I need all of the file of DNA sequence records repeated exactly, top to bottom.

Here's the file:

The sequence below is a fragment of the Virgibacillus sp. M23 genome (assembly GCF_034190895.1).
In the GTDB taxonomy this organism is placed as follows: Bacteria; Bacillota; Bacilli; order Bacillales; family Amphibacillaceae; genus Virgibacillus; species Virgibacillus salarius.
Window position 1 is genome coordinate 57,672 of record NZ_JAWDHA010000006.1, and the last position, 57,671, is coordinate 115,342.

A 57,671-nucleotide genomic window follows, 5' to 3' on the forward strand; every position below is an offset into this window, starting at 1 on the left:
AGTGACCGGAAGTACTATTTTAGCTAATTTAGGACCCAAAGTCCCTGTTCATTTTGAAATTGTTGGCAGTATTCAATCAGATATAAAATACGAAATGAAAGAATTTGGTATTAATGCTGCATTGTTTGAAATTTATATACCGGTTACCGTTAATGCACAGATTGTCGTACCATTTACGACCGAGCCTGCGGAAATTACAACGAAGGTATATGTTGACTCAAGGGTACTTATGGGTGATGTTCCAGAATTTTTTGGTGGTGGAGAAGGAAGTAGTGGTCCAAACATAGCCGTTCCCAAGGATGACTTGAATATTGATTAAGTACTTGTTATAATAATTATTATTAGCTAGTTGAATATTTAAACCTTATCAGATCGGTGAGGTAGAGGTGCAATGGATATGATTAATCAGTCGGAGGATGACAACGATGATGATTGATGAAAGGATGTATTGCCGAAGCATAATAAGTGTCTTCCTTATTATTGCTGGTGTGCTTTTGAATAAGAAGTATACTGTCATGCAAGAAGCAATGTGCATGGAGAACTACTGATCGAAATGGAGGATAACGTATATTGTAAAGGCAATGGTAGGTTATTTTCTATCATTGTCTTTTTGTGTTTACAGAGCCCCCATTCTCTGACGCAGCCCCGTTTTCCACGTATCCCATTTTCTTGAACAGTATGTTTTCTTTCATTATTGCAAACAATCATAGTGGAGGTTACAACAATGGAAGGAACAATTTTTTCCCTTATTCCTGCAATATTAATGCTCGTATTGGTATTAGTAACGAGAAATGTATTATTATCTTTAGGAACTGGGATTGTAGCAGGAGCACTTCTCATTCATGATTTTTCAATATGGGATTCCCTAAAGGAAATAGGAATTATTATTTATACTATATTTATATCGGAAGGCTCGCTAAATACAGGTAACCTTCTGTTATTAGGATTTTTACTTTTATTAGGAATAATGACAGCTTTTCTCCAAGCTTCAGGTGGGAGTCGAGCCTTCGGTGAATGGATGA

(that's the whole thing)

The sequence below is a fragment of the Virgibacillus sp. M23 genome (assembly GCF_034190895.1).
In the GTDB taxonomy this organism is placed as follows: Bacteria; Bacillota; Bacilli; order Bacillales; family Amphibacillaceae; genus Virgibacillus; species Virgibacillus salarius.
Window position 1 is genome coordinate 57,672 of record NZ_JAWDHA010000006.1, and the last position, 57,671, is coordinate 115,342.

A 57,671-nucleotide genomic window follows, 5' to 3' on the forward strand; every position below is an offset into this window, starting at 1 on the left:
AGTGACCGGAAGTACTATTTTAGCTAATTTAGGACCCAAAGTCCCTGTTCATTTTGAAATTGTTGGCAGTATTCAATCAGATATAAAATACGAAATGAAAGAATTTGGTATTAATGCTGCATTGTTTGAAATTTATATACCGGTTACCGTTAATGCACAGATTGTCGTACCATTTACGACCGAGCCTGCGGAAATTACAACGAAGGTATATGTTGACTCAAGGGTACTTATGGGTGATGTTCCAGAATTTTTTGGTGGTGGAGAAGGAAGTAGTGGTCCAAACATAGCCGTTCCCAAGGATGACTTGAATATTGATTAAGTACTTGTTATAATAATTATTATTAGCTAGTTGAATATTTAAACCTTATCAGATCGGTGAGGTAGAGGTGCAATGGATATGATTAATCAGTCGGAGGATGACAACGATGATGATTGATGAAAGGATGTATTGCCGAAGCATAATAAGTGTCTTCCTTATTATTGCTGGTGTGCTTTTGAATAAGAAGTATACTGTCATGCAAGAAGCAATGTGCATGGAGAACTACTGATCGAAATGGAGGATAACGTATATTGTAAAGGCAATGGTAGGTTATTTTCTATCATTGTCTTTTTGTGTTTACAGAGCCCCCATTCTCTGACGCAGCCCCGTTTTCCACGTATCCCATTTTCTTGAACAGTATGTTTTCTTTCATTATTGCAAACAATCATAGTGGAGGTTACAACAATGGAAGGAACAATTTTTTCCCTTATTCCTGCAATATTAATGCTCGTATTGGTATTAGTAACGAGAAATGTATTATTATCTTTAGGAACTGGGATTGTAGCAGGAGCACTTCTCATTCATGATTTTTCAATATGGGATTCCCTAAAGGAAATAGGAATTATTATTTATACTATATTTATATCGGAAGGCTCGCTAAATACAGGTAACCTTCTGTTATTAGGATTTTTACTTTTATTAGGAATAATGACAGCTTTTCTCCAAGCTTCAGGTGGGAGTCGAGCCTTCGGTGAATGGATGA